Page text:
Abstract: The protein O-glucosyltransferase Rumi/POGLUT1 regulates Drosophila Notch signaling by adding O-glucose residues to the Notch extracellular domain. Rumi has other predicted targets including Crumbs (Crb) and Eyes shut (Eys), both of which are involved in photoreceptor development. However, whether Rumi is required for the function of Crb and Eys remains unknown. Here we report that in the absence of Rumi or its enzymatic activity, several rhabdomeres in each ommatidium fail to separate from one another in a Notch-independent manner. Mass spectral analysis indicates the presence of O-glucose on Crb and Eys. However, mutating all O-glucosylation sites in a crb knock-in allele does not cause rhabdomere attachment, ruling out Crb as a biologically-relevant Rumi target in this process. In contrast, eys and rumi exhibit a dosage-sensitive genetic interaction. In addition, although in wild-type ommatidia most of the Eys protein is found in the inter-rhabdomeral space (IRS), in rumi mutants a significant fraction of Eys remains in the photoreceptor cells. The intracellular accumulation of Eys and the IRS defect worsen in rumi mutants raised at a higher temperature, and are accompanied by a ~50% decrease in the total level of Eys. Moreover, removing one copy of an endoplasmic reticulum chaperone enhances the rhabdomere attachment in rumi mutant animals. Altogether, our data suggest that O-glucosylation of Eys by Rumi ensures rhabdomere separation by promoting proper Eys folding and stability in a critical time window during the mid-pupal stage. Human EYS, which is mutated in patients with autosomal recessive retinitis pigmentosa, also harbors multiple Rumi target sites. Therefore, the role of O-glucose in regulating Eys may be conserved.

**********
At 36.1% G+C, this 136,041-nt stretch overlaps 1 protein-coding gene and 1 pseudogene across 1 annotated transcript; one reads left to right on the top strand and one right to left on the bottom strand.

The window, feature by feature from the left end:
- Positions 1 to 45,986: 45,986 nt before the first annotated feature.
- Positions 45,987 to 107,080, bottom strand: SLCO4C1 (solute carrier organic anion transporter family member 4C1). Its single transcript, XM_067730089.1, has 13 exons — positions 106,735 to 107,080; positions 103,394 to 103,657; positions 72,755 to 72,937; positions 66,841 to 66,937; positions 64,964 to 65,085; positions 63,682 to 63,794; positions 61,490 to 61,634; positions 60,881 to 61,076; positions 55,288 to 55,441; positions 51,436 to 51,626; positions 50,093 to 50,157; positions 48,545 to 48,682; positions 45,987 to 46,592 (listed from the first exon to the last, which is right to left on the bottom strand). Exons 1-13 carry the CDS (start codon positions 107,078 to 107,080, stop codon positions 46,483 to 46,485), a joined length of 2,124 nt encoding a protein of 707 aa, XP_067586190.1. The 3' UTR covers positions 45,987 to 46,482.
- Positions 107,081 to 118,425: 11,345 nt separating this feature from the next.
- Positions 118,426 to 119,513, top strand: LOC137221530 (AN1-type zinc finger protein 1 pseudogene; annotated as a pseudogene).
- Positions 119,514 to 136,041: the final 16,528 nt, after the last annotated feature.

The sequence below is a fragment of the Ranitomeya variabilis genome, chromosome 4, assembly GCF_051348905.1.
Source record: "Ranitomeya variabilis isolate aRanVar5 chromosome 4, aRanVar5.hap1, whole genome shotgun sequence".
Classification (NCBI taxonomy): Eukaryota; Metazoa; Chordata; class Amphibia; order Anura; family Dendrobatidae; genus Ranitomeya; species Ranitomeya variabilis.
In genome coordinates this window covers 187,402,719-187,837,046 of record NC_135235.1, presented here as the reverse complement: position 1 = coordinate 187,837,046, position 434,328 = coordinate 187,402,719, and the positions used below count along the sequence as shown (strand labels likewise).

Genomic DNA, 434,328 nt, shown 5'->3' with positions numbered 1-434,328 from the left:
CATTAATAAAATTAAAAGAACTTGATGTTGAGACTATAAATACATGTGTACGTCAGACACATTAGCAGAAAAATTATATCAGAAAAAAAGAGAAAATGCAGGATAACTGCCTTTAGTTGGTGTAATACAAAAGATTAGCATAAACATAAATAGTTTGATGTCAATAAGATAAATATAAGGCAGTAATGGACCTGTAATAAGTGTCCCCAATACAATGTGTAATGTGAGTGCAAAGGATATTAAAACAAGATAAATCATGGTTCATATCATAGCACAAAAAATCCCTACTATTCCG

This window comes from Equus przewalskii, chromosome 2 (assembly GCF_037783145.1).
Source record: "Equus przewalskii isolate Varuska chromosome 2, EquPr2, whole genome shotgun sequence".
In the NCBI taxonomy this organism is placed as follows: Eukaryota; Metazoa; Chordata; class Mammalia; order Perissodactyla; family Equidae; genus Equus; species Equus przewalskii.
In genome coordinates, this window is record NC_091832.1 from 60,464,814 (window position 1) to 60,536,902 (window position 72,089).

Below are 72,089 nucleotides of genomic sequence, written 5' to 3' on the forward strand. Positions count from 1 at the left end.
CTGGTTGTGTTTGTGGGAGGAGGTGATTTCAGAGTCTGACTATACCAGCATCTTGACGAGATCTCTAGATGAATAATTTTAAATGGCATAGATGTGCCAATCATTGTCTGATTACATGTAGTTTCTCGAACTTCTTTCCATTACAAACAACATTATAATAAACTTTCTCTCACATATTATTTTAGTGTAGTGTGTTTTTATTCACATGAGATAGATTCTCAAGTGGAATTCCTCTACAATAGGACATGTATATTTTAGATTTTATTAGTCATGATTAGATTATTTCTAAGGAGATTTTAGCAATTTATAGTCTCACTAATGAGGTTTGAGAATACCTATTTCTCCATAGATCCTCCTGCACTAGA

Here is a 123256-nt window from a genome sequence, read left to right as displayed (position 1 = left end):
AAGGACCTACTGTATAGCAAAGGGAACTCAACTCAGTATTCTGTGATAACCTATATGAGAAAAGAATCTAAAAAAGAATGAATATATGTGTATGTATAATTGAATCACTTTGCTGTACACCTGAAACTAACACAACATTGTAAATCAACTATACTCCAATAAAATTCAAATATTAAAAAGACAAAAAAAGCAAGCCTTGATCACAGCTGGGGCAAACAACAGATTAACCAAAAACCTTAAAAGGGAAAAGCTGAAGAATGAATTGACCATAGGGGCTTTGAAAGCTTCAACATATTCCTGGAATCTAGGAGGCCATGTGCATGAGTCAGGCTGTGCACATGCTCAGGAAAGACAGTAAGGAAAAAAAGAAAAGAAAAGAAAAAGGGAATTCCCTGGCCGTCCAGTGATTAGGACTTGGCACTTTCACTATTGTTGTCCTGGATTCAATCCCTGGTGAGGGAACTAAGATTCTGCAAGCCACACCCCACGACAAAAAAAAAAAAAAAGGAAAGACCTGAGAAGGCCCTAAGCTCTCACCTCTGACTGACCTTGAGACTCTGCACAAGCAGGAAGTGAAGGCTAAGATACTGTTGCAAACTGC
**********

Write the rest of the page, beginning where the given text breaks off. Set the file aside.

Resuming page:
Negative Regulation of Notch Signaling by Xylose
Tom V. Lee,Maya K. Sethi equal contributor,Jessica Leonardi equal contributor,Nadia A. Rana equal contributor,Falk F. R. Buettner,Robert S. Haltiwanger,Hans Bakker,Hamed Jafar-Nejad
PLOS Genetics , 2013, DOI: 10.1371/journal.pgen.1003547
Abstract: The Notch signaling pathway controls a large number of processes during animal development and adult homeostasis. One of the conserved post-translational modifications of the Notch receptors is the addition of an O-linked glucose to epidermal growth factor-like (EGF) repeats with a C-X-S-X-(P/A)-C motif by Protein O-glucosyltransferase 1 (POGLUT1; Rumi in Drosophila). Genetic experiments in flies and mice, and in vivo structure-function analysis in flies indicate that O-glucose residues promote Notch signaling. The O-glucose residues on mammalian Notch1 and Notch2 proteins are efficiently extended by the addition of one or two xylose residues through the function of specific mammalian xylosyltransferases. However, the contribution of xylosylation to Notch signaling is not known. Here, we identify the Drosophila enzyme Shams responsible for the addition of xylose to O-glucose on EGF repeats. Surprisingly, loss- and gain-of-function experiments strongly suggest that xylose negatively regulates Notch signaling, opposite to the role played by glucose residues. Mass spectrometric analysis of Drosophila Notch indicates that addition of xylose to O-glucosylated Notch EGF repeats is limited to EGF14–20. A Notch transgene with mutations in the O-glucosylation sites of Notch EGF16–20 recapitulates the shams loss-of-function phenotypes, and suppresses the phenotypes caused by the overexpression of human xylosyltransferases. Antibody staining in animals with decreased Notch xylosylation indicates that xylose residues on EGF16–20 negatively regulate the surface expression of the Notch receptor. Our studies uncover a specific role for xylose in the regulation of the Drosophila Notch signaling, and suggest a previously unrecognized regulatory role for EGF16–20 of Notch.